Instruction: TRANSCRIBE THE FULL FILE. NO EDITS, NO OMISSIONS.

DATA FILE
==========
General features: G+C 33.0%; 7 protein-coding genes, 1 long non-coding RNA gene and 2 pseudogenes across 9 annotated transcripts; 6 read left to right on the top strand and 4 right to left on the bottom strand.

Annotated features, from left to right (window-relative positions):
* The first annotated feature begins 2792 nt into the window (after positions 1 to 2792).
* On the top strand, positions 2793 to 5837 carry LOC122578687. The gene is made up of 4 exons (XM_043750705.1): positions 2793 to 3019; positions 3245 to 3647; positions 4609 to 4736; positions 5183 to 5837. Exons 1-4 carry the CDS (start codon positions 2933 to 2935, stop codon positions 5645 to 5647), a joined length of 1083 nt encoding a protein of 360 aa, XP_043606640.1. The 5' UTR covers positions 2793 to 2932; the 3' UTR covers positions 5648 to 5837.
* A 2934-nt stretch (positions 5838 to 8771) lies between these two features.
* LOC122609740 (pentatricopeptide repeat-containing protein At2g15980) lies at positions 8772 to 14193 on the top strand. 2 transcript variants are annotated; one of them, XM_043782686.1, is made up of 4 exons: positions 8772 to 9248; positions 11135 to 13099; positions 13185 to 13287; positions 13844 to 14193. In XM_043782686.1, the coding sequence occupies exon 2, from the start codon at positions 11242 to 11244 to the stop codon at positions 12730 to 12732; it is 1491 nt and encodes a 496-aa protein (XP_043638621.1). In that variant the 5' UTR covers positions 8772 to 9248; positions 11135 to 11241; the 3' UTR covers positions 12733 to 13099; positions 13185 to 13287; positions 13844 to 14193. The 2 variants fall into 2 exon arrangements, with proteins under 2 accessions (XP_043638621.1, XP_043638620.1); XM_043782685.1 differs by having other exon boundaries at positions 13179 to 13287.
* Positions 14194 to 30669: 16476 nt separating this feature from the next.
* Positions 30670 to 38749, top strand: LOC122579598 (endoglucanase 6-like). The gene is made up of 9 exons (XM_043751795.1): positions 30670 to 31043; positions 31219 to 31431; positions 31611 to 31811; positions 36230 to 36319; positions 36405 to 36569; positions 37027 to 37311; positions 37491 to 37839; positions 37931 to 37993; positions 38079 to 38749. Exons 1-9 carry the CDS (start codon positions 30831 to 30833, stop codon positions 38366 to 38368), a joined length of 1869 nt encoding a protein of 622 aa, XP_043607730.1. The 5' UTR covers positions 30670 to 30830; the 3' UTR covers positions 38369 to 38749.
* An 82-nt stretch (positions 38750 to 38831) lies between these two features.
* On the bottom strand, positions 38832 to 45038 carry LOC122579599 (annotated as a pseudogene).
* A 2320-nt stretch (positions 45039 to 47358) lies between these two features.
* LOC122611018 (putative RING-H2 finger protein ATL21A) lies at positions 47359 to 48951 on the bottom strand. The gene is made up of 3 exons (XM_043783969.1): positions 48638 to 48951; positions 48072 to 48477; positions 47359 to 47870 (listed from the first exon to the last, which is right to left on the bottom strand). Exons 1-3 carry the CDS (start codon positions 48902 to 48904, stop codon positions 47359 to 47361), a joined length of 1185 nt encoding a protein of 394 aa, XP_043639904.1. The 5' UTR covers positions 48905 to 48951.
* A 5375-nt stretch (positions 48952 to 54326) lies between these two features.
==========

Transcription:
General features: G+C 33.0%; 7 protein-coding genes, 1 long non-coding RNA gene and 2 pseudogenes across 9 annotated transcripts; 6 read left to right on the top strand and 4 right to left on the bottom strand.

Annotated features, from left to right (window-relative positions):
* The first annotated feature begins 2792 nt into the window (after positions 1 to 2792).
* On the top strand, positions 2793 to 5837 carry LOC122578687. The gene is made up of 4 exons (XM_043750705.1): positions 2793 to 3019; positions 3245 to 3647; positions 4609 to 4736; positions 5183 to 5837. Exons 1-4 carry the CDS (start codon positions 2933 to 2935, stop codon positions 5645 to 5647), a joined length of 1083 nt encoding a protein of 360 aa, XP_043606640.1. The 5' UTR covers positions 2793 to 2932; the 3' UTR covers positions 5648 to 5837.
* A 2934-nt stretch (positions 5838 to 8771) lies between these two features.
* LOC122609740 (pentatricopeptide repeat-containing protein At2g15980) lies at positions 8772 to 14193 on the top strand. 2 transcript variants are annotated; one of them, XM_043782686.1, is made up of 4 exons: positions 8772 to 9248; positions 11135 to 13099; positions 13185 to 13287; positions 13844 to 14193. In XM_043782686.1, the coding sequence occupies exon 2, from the start codon at positions 11242 to 11244 to the stop codon at positions 12730 to 12732; it is 1491 nt and encodes a 496-aa protein (XP_043638621.1). In that variant the 5' UTR covers positions 8772 to 9248; positions 11135 to 11241; the 3' UTR covers positions 12733 to 13099; positions 13185 to 13287; positions 13844 to 14193. The 2 variants fall into 2 exon arrangements, with proteins under 2 accessions (XP_043638621.1, XP_043638620.1); XM_043782685.1 differs by having other exon boundaries at positions 13179 to 13287.
* Positions 14194 to 30669: 16476 nt separating this feature from the next.
* Positions 30670 to 38749, top strand: LOC122579598 (endoglucanase 6-like). The gene is made up of 9 exons (XM_043751795.1): positions 30670 to 31043; positions 31219 to 31431; positions 31611 to 31811; positions 36230 to 36319; positions 36405 to 36569; positions 37027 to 37311; positions 37491 to 37839; positions 37931 to 37993; positions 38079 to 38749. Exons 1-9 carry the CDS (start codon positions 30831 to 30833, stop codon positions 38366 to 38368), a joined length of 1869 nt encoding a protein of 622 aa, XP_043607730.1. The 5' UTR covers positions 30670 to 30830; the 3' UTR covers positions 38369 to 38749.
* An 82-nt stretch (positions 38750 to 38831) lies between these two features.
* On the bottom strand, positions 38832 to 45038 carry LOC122579599 (annotated as a pseudogene).
* A 2320-nt stretch (positions 45039 to 47358) lies between these two features.
* LOC122611018 (putative RING-H2 finger protein ATL21A) lies at positions 47359 to 48951 on the bottom strand. The gene is made up of 3 exons (XM_043783969.1): positions 48638 to 48951; positions 48072 to 48477; positions 47359 to 47870 (listed from the first exon to the last, which is right to left on the bottom strand). Exons 1-3 carry the CDS (start codon positions 48902 to 48904, stop codon positions 47359 to 47361), a joined length of 1185 nt encoding a protein of 394 aa, XP_043639904.1. The 5' UTR covers positions 48905 to 48951.
* A 5375-nt stretch (positions 48952 to 54326) lies between these two features.